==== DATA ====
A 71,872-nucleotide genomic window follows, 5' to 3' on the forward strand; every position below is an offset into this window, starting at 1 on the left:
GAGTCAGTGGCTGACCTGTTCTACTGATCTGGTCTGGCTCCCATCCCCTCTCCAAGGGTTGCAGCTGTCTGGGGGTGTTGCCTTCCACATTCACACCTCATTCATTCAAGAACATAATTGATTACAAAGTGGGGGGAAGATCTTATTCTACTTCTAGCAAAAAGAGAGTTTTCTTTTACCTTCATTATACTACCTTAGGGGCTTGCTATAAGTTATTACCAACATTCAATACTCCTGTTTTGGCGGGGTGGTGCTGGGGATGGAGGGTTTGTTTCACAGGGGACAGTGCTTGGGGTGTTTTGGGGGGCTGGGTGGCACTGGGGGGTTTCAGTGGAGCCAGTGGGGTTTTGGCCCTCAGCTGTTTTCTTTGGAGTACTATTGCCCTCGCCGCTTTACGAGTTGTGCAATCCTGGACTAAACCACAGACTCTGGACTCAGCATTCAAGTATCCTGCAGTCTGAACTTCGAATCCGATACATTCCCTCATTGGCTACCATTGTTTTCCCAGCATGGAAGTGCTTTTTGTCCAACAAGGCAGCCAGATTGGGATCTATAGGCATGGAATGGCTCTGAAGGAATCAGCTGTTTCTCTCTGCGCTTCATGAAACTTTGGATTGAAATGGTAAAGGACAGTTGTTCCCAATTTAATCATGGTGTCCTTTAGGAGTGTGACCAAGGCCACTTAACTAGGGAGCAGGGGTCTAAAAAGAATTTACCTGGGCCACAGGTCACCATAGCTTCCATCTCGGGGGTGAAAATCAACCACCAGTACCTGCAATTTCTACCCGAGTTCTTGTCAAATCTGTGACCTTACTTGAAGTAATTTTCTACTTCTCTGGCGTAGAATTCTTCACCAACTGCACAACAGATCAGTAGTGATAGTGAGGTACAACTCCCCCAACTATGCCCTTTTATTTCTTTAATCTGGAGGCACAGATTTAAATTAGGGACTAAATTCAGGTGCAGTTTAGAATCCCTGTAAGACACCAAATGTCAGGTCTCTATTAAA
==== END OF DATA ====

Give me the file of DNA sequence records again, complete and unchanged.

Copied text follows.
A 71,872-nucleotide genomic window follows, 5' to 3' on the forward strand; every position below is an offset into this window, starting at 1 on the left:
GAGTCAGTGGCTGACCTGTTCTACTGATCTGGTCTGGCTCCCATCCCCTCTCCAAGGGTTGCAGCTGTCTGGGGGTGTTGCCTTCCACATTCACACCTCATTCATTCAAGAACATAATTGATTACAAAGTGGGGGGAAGATCTTATTCTACTTCTAGCAAAAAGAGAGTTTTCTTTTACCTTCATTATACTACCTTAGGGGCTTGCTATAAGTTATTACCAACATTCAATACTCCTGTTTTGGCGGGGTGGTGCTGGGGATGGAGGGTTTGTTTCACAGGGGACAGTGCTTGGGGTGTTTTGGGGGGCTGGGTGGCACTGGGGGGTTTCAGTGGAGCCAGTGGGGTTTTGGCCCTCAGCTGTTTTCTTTGGAGTACTATTGCCCTCGCCGCTTTACGAGTTGTGCAATCCTGGACTAAACCACAGACTCTGGACTCAGCATTCAAGTATCCTGCAGTCTGAACTTCGAATCCGATACATTCCCTCATTGGCTACCATTGTTTTCCCAGCATGGAAGTGCTTTTTGTCCAACAAGGCAGCCAGATTGGGATCTATAGGCATGGAATGGCTCTGAAGGAATCAGCTGTTTCTCTCTGCGCTTCATGAAACTTTGGATTGAAATGGTAAAGGACAGTTGTTCCCAATTTAATCATGGTGTCCTTTAGGAGTGTGACCAAGGCCACTTAACTAGGGAGCAGGGGTCTAAAAAGAATTTACCTGGGCCACAGGTCACCATAGCTTCCATCTCGGGGGTGAAAATCAACCACCAGTACCTGCAATTTCTACCCGAGTTCTTGTCAAATCTGTGACCTTACTTGAAGTAATTTTCTACTTCTCTGGCGTAGAATTCTTCACCAACTGCACAACAGATCAGTAGTGATAGTGAGGTACAACTCCCCCAACTATGCCCTTTTATTTCTTTAATCTGGAGGCACAGATTTAAATTAGGGACTAAATTCAGGTGCAGTTTAGAATCCCTGTAAGACACCAAATGTCAGGTCTCTATTAAA